Information about local government meetings is being restricted by the non-profit charged with the duty to inform the public.
Here is what you need to know.
The People’s Press Project (PPP) is a media justice non-profit operating in the largest midwest metropolis between Spokane WA, and the Twin Cities. Over the past few years, the analysis by the PPP of public access media has mirrored the rest of the country: most of the country’s public access stations have been gutted; leaving most rural areas with poorly funded public access stations, if any. The Fargo-Moorhead region of North Dakota and Minnesota are no different.
Although Fargo and Moorhead collectively receive millions each year to fund “public access” or PEG programming (Public, Educational, and Governmental), the cities have absorbed the monies from franchise agreements intended for the public trust and all but obliterated the “free speech” public access programs that were intended to provide.
Millions of dollars are provided through cable access franchise agreements paid to cities to access every resident’s’ property. Those monies are given to establish “public access” programming, stations, staff and equipment. Yet locally we have limited public programming.
In Fargo there is limited broadcasting of government meetings with no regularly staffed studio or public and educational programming production.
The city of Moorhead has charged a non-profit organization, Moorhead Community Access Media (MCAM) with the task of providing these services and administering public funds. In 2010 the city of Moorhead gave MCAM $57,000 from the $337,802 they received from Cable One and Mid Continent for cable access programming. However, the public’s knowledge of services, programming and use of this public trust is minimal. The People’s Press Project set out to analyze, educate and improve access in our area.
To read more on the intended use and laws for “free speech” local public access stations visit: http://www.fulldisclosure.net/oldsite.php?url=/Blogs/88.php
What we learned about our local status and the status of public access nationally was alarming: We learned that public access information is in danger.
“Public access was anybody from the public have[ing] access to the airwaves. I truly believe that public access is an electronic soapbox. It is a free expression first amendment right. And, the cable company has an obligation to provide that channel.”
“That’s what local origination of public access offered. Where people’s opportunity to express themselves” was not trespassed, adding that “people would watch it because they want to be informed, they want to be educated. They want to connect themselves to the world they are in. I think there is a crying need out there for real substantive public affairs programming which unfortunately, doesn’t exist.”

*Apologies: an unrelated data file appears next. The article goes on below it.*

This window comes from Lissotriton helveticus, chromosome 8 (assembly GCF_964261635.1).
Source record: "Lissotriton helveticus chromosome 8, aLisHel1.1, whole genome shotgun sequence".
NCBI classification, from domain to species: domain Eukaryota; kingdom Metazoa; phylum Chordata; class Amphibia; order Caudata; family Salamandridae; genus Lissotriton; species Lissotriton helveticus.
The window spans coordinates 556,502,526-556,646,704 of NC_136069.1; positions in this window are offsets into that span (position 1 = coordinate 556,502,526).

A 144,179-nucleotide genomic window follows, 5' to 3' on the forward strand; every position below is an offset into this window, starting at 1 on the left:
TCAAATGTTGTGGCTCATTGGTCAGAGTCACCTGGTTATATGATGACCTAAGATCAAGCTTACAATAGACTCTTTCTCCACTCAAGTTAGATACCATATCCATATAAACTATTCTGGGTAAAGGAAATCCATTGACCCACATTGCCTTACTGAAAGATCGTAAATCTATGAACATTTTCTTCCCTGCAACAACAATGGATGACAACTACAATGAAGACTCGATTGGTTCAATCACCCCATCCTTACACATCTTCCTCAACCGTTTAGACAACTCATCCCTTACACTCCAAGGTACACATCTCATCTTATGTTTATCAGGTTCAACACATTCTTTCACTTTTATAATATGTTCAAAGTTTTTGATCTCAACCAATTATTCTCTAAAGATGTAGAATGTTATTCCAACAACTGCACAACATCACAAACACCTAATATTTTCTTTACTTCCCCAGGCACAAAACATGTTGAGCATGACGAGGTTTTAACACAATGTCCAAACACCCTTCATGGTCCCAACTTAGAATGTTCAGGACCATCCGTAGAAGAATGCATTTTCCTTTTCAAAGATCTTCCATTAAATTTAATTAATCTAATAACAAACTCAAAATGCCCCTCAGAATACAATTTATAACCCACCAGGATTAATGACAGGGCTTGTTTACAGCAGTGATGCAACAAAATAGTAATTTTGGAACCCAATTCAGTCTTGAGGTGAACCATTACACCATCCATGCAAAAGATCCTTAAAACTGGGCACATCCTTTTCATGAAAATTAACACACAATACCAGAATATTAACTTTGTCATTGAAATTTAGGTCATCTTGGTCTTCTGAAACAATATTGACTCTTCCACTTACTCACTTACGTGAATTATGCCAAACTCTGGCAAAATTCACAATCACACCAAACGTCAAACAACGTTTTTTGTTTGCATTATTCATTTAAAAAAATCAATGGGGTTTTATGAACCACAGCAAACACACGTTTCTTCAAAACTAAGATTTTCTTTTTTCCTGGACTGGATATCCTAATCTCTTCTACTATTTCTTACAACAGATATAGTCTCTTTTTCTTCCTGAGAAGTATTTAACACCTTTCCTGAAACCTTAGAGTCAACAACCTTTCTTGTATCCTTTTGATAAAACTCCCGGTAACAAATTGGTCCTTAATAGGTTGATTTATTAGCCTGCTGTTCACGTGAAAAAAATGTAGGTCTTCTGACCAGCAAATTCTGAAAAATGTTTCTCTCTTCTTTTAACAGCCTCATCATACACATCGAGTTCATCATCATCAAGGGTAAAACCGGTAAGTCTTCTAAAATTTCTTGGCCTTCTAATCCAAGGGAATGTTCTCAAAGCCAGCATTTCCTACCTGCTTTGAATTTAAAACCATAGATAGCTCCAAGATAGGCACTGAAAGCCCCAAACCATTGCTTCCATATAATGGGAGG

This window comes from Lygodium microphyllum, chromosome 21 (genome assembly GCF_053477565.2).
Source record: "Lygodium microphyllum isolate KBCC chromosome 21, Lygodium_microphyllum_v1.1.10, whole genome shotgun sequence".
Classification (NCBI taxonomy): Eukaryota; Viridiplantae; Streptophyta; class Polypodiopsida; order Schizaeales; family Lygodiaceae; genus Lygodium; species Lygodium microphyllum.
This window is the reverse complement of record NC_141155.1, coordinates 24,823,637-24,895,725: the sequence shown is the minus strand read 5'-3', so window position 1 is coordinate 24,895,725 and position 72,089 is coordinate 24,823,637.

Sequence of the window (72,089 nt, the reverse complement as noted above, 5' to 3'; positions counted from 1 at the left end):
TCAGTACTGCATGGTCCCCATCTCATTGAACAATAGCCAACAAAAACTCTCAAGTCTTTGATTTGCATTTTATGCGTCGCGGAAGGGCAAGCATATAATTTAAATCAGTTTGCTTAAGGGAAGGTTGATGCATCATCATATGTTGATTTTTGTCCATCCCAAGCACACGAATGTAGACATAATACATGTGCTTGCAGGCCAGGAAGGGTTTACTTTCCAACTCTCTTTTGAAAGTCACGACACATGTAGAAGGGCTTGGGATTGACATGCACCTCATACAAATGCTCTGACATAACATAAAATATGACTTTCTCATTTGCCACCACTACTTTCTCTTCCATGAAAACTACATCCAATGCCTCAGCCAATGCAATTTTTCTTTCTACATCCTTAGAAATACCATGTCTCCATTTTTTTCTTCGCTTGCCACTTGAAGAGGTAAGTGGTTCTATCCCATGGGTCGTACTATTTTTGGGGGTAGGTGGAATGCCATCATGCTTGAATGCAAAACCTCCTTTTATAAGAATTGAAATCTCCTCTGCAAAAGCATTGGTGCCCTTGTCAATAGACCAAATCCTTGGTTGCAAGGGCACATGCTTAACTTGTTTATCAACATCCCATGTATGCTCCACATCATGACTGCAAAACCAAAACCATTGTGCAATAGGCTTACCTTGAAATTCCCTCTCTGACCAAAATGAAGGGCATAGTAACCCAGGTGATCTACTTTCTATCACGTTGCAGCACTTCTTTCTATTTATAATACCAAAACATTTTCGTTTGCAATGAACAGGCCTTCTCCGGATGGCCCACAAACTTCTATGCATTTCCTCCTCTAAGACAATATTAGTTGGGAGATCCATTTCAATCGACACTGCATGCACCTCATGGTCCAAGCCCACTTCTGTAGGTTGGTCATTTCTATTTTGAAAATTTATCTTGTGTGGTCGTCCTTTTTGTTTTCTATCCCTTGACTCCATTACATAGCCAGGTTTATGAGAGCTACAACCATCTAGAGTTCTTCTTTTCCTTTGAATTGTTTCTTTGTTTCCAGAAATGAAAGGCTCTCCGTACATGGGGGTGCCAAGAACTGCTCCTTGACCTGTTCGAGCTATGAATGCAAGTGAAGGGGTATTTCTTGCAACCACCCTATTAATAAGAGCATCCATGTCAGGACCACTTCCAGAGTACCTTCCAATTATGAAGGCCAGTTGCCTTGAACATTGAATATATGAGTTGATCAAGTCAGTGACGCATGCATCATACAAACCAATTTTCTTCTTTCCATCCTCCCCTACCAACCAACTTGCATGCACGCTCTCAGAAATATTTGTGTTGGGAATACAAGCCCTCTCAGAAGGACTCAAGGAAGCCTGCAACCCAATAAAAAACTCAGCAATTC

Edging public officials to do more, Rosendahl urged:
“Some of us, like me, who happen now to be an elected official at this point in my life, strongly believe that monies should be used for public, government and educational access. No matter what.”
Ed Asner, Former President of the Screen Actors Guild had this to say:
“This is the Internet in terms of TV. Without this public access to TV, there is no Internet for television.”
Leslie Dutton from Full Disclosure Television says:
“Public access stations are growing dark across the nation. And the loss is alarming!”
Vin DiBona, Executive Producer of “America’s Funniest Home Videos” challenged with this:
“Public access really is the only venue for..training, for forums on discussion on both sides of an issue, that evolve and are not just a 25 second sound bite on the local news at six o’clock at night. “
The People’s Press Project has been doing an assessment of where our local public access dollars are going. Unfortunately, like most of the country, they are being absorbed by our local governments without our input.
Bill Shikler, Producer of “Media Watch on Hunger and Poverty” explains:
“There are big telecommunications companies that want to take over the bandwidth that public access stations are carried on. Because, they can take those frequencies and use them to sell high speed internet, broadband internet, which is a is a very lucrative business. So now, they’ve gone to a state level and they’ve gone to the states and say ‘You don’t really need public access. We’ll give you a bunch of money, give us the bandwidth’. That’s where the battle is going on now.”
That battle is happening in our community. Our local access is nearly non existent. And what we do have is severely limited. Given the lack of local infrastructure to support the only local access station, MCAM, the PPP has been poised to train and prepare citizen journalists to produce, broadcast, host, and report on some local government meetings, without any financial support!
With all the millions being poured into local “free speech” rights public access, the issues of access should be minimal. However, the reality is that local communities don’t always know how these monies are being administered, as Pasty Robles from San Antonio Public Access explains: